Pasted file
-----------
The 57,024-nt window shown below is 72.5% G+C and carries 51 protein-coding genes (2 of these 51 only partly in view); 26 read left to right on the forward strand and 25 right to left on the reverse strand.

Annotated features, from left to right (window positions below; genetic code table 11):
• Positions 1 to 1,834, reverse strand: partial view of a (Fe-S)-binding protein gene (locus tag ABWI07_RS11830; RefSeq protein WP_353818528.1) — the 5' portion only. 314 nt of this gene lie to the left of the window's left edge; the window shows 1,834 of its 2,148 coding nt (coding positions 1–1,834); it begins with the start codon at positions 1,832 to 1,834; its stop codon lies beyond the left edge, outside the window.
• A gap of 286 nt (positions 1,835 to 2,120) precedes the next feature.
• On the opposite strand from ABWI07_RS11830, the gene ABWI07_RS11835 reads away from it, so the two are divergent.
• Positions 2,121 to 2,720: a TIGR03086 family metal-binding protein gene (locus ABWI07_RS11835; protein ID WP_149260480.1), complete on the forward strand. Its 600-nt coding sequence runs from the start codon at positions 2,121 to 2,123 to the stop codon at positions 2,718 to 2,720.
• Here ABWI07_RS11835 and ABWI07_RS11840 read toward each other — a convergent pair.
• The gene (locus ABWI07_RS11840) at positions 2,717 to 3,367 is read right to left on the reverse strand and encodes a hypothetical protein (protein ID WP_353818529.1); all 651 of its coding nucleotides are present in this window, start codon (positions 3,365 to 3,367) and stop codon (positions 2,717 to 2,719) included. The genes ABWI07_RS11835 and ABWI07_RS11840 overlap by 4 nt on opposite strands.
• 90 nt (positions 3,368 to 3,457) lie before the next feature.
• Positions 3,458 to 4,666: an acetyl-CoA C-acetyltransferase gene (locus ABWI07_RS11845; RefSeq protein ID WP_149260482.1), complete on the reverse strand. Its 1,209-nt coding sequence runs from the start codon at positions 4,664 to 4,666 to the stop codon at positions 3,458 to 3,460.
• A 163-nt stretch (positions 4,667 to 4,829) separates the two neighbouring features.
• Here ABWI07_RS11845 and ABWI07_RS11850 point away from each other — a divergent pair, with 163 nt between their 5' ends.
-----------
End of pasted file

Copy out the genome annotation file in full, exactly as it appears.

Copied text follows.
The 57,024-nt window shown below is 72.5% G+C and carries 51 protein-coding genes (2 of these 51 only partly in view); 26 read left to right on the forward strand and 25 right to left on the reverse strand.

Annotated features, from left to right (window positions below; genetic code table 11):
• Positions 1 to 1,834, reverse strand: partial view of a (Fe-S)-binding protein gene (locus tag ABWI07_RS11830; RefSeq protein WP_353818528.1) — the 5' portion only. 314 nt of this gene lie to the left of the window's left edge; the window shows 1,834 of its 2,148 coding nt (coding positions 1–1,834); it begins with the start codon at positions 1,832 to 1,834; its stop codon lies beyond the left edge, outside the window.
• A gap of 286 nt (positions 1,835 to 2,120) precedes the next feature.
• On the opposite strand from ABWI07_RS11830, the gene ABWI07_RS11835 reads away from it, so the two are divergent.
• Positions 2,121 to 2,720: a TIGR03086 family metal-binding protein gene (locus ABWI07_RS11835; protein ID WP_149260480.1), complete on the forward strand. Its 600-nt coding sequence runs from the start codon at positions 2,121 to 2,123 to the stop codon at positions 2,718 to 2,720.
• Here ABWI07_RS11835 and ABWI07_RS11840 read toward each other — a convergent pair.
• The gene (locus ABWI07_RS11840) at positions 2,717 to 3,367 is read right to left on the reverse strand and encodes a hypothetical protein (protein ID WP_353818529.1); all 651 of its coding nucleotides are present in this window, start codon (positions 3,365 to 3,367) and stop codon (positions 2,717 to 2,719) included. The genes ABWI07_RS11835 and ABWI07_RS11840 overlap by 4 nt on opposite strands.
• 90 nt (positions 3,368 to 3,457) lie before the next feature.
• Positions 3,458 to 4,666: an acetyl-CoA C-acetyltransferase gene (locus ABWI07_RS11845; RefSeq protein ID WP_149260482.1), complete on the reverse strand. Its 1,209-nt coding sequence runs from the start codon at positions 4,664 to 4,666 to the stop codon at positions 3,458 to 3,460.
• A 163-nt stretch (positions 4,667 to 4,829) separates the two neighbouring features.
• Here ABWI07_RS11845 and ABWI07_RS11850 point away from each other — a divergent pair, with 163 nt between their 5' ends.